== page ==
Transcript for How Water Won the West, segment 04 of 8


Each year the cycle repeats itself. The reds and golds of autumn fade to the stark gray of winter. The skies open, and a chilly blanket spreads across the slopes.

Then spring once again brings renewal. Sun warms the snow-covered alpine meadows. Tiny flowers burst into laughter as they watch droplets collect and rush madly down the flanks of their craggy hosts.

Tributaries to the Missouri, the Columbia, the Colorado gorge themselves on this raging feast. Then, like gigantic rain barrels, Mead and Roosevelt and Shasta and Powell catch the crazed torrents, calming and soothing. Nature has made her offer. Man has accepted.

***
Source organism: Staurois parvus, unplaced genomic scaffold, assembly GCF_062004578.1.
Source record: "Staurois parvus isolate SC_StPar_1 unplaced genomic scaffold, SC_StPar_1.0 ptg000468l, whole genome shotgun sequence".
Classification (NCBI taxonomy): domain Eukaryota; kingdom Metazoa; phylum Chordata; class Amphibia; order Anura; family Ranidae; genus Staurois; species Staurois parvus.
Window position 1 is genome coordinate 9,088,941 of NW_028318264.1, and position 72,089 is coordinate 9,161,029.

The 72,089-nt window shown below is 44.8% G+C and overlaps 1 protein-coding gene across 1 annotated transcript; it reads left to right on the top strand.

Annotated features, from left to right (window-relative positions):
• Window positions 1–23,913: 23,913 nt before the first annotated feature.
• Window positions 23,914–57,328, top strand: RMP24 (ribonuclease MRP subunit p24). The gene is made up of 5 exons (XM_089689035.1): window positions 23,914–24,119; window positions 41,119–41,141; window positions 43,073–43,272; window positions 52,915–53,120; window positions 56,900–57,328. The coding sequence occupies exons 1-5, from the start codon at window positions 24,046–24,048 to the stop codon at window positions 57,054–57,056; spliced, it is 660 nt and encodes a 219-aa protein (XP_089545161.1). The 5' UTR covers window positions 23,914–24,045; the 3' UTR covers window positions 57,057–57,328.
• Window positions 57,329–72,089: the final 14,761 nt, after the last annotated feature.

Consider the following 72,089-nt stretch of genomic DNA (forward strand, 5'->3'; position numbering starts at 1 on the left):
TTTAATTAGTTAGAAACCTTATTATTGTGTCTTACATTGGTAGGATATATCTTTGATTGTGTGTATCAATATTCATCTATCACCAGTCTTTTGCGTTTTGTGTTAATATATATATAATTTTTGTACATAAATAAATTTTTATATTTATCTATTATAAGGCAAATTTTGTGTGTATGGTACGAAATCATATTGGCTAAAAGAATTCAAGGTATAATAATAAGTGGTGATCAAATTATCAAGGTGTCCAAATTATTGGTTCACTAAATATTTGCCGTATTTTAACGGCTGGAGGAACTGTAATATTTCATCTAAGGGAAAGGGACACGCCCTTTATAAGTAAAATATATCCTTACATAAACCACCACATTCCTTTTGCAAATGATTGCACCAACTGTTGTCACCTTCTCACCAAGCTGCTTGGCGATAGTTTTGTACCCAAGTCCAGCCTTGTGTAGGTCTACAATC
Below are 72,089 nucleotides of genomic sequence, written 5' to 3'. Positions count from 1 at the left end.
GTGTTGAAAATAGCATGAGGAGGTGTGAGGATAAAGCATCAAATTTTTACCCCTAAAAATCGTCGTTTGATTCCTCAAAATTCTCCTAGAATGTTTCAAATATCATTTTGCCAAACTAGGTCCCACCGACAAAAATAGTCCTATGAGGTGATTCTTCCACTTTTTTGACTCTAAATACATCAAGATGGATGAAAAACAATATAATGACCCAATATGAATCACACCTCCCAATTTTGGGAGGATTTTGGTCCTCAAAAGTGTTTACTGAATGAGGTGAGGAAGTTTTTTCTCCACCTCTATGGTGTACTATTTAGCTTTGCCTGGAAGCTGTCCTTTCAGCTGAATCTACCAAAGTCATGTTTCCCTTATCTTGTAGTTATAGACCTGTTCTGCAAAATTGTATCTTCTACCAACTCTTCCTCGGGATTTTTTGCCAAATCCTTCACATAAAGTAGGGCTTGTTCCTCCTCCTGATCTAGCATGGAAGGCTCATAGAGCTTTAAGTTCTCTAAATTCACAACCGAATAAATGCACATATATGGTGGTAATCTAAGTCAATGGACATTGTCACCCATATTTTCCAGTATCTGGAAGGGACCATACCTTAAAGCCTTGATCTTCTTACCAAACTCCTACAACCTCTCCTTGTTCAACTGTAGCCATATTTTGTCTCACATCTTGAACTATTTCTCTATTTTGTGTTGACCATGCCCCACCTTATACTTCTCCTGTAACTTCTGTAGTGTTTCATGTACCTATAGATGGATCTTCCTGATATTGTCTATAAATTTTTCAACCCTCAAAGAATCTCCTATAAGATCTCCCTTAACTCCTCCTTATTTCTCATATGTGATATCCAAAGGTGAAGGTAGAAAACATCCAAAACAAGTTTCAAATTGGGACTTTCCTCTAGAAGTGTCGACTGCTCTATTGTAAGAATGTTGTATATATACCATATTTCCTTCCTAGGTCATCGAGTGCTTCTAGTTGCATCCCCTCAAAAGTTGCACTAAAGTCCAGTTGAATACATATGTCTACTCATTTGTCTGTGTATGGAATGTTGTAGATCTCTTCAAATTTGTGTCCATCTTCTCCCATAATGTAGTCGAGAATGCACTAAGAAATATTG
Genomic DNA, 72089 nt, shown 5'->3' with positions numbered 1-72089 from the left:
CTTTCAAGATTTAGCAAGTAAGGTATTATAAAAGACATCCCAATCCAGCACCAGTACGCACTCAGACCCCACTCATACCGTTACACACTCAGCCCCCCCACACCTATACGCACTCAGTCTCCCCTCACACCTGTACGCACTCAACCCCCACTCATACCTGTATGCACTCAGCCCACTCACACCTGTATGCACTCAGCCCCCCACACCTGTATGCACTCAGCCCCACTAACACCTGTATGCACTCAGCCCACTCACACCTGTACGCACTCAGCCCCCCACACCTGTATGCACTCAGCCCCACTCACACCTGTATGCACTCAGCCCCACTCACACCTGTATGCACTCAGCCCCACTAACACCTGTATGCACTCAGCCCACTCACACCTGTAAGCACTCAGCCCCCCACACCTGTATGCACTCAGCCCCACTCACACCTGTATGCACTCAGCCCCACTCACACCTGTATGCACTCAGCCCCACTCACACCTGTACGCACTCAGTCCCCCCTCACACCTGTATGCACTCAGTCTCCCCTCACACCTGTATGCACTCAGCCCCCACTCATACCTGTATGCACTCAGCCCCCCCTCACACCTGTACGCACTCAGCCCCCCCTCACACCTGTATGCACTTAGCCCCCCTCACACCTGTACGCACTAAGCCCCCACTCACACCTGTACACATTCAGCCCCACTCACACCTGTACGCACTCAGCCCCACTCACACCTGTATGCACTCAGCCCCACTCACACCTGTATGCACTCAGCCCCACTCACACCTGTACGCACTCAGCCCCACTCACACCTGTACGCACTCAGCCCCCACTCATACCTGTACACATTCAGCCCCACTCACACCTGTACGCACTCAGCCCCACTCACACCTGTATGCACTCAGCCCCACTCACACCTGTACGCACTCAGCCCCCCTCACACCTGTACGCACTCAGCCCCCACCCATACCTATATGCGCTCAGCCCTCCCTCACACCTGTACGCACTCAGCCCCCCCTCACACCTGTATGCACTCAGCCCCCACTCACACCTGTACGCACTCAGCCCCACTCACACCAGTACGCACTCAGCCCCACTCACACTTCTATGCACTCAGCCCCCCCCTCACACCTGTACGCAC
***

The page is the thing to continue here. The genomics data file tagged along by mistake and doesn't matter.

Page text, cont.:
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The cycle continues. Fields have been plowed, seeds planted. Spring turns into the heat of summer. These huge man-made lakes slowly release their treasure. Canals whisk it away to the far reaches of the desert. The West begins to bloom.

Here in California's Central Valley, the soil is rich, the climate exceptional with a long growing season. Water was the only thing missing. We made all this happen by working in harmony with nature. We brought water to this dry countryside. Now it bursts with life and productivity. In the Bureau of Reclamation's Central Valley Project alone, annual agricultural production exceeds three billion dollars, and the people like me who benefit directly from these projects pay for 'em. Eighty-one cents of every federal dollar spent is repaid.